"It looks very similar to a shallow event, whereas the Bolivia earthquake ruptured very slowly and appears to have involved a different type of faulting, with deformation rather than rapid breaking and slippage of the rock," Lay said.
The researchers attributed the dramatic differences between these two deep earthquakes to differences in the age and temperature of the subducted slab. The subducted Pacific plate beneath the Sea of Okhotsk (located between the Kamchatka Peninsula and the Russian mainland) is a lot colder than the subducted slab where the 1994 Bolivia earthquake occurred.
"In the Bolivia event, the warmer slab resulted in a more ductile process with more deformation of the rock," Lay said.
The Sea of Okhotsk earthquake may have involved re-rupture of a fault in the plate produced when the oceanic plate bent down into the Kuril-Kamchatka subduction zone as it began to sink. But the precise mechanism for initiating shear fracture under huge confining pressure remains unclear. The presence of fluid can lubricate the fault, but all of the fluids should have been squeezed out of the slab before it reached that depth.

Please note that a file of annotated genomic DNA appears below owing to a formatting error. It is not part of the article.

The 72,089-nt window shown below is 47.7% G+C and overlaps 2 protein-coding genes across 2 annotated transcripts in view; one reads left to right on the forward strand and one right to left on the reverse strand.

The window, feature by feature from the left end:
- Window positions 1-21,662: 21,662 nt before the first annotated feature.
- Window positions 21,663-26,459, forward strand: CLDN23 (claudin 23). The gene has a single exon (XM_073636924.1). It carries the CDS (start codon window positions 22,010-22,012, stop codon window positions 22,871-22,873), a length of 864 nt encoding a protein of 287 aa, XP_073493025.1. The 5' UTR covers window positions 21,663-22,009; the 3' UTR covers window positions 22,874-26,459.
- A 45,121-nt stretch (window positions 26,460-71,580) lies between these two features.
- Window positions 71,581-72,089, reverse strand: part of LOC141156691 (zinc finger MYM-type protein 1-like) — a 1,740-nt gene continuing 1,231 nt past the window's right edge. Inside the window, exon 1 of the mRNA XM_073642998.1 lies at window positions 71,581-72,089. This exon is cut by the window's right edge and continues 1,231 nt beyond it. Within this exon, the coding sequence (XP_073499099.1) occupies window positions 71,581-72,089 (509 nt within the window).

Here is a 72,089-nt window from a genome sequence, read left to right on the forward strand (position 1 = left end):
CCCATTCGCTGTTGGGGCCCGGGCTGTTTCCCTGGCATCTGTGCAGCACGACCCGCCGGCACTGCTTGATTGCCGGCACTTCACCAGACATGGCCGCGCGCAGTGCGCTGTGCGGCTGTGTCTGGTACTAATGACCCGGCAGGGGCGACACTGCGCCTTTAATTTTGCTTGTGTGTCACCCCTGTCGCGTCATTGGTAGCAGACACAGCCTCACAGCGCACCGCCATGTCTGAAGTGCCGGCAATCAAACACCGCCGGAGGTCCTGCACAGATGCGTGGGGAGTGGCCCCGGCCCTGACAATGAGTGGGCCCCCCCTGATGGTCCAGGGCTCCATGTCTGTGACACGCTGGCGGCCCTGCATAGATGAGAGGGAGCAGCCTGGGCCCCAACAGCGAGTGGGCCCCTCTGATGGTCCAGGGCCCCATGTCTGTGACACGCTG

"If the fault slips just a little, the friction could melt the rock and that could provide the fluid, so you would get a runaway thermal effect. But you still have to get it to start sliding," Lay said. "Some transformation of mineral forms might give the initial kick, but we can't directly detect that. We can only say that it looks a lot like a shallow event."
In addition to Ye and Lay, the coauthors of the paper include Hiroo Kanamori of the California Institute of Technology and Keith Koper of the University of Utah. This work was supported in part by the National Science Foundation (grant #EAR-1245717).
The world's largest recorded deep earthquake occurred on May 24, 2013, at a depth of 609 km in the subducting Pacific plate beneath the Sea of Okhotsk near Kamchatka, Russia, as shown in the schematic vertical cross-section above and on the map below. (Credit: diagram by L. Ye and T. Lay, map by Ye et al., Science)
The Finger Of God.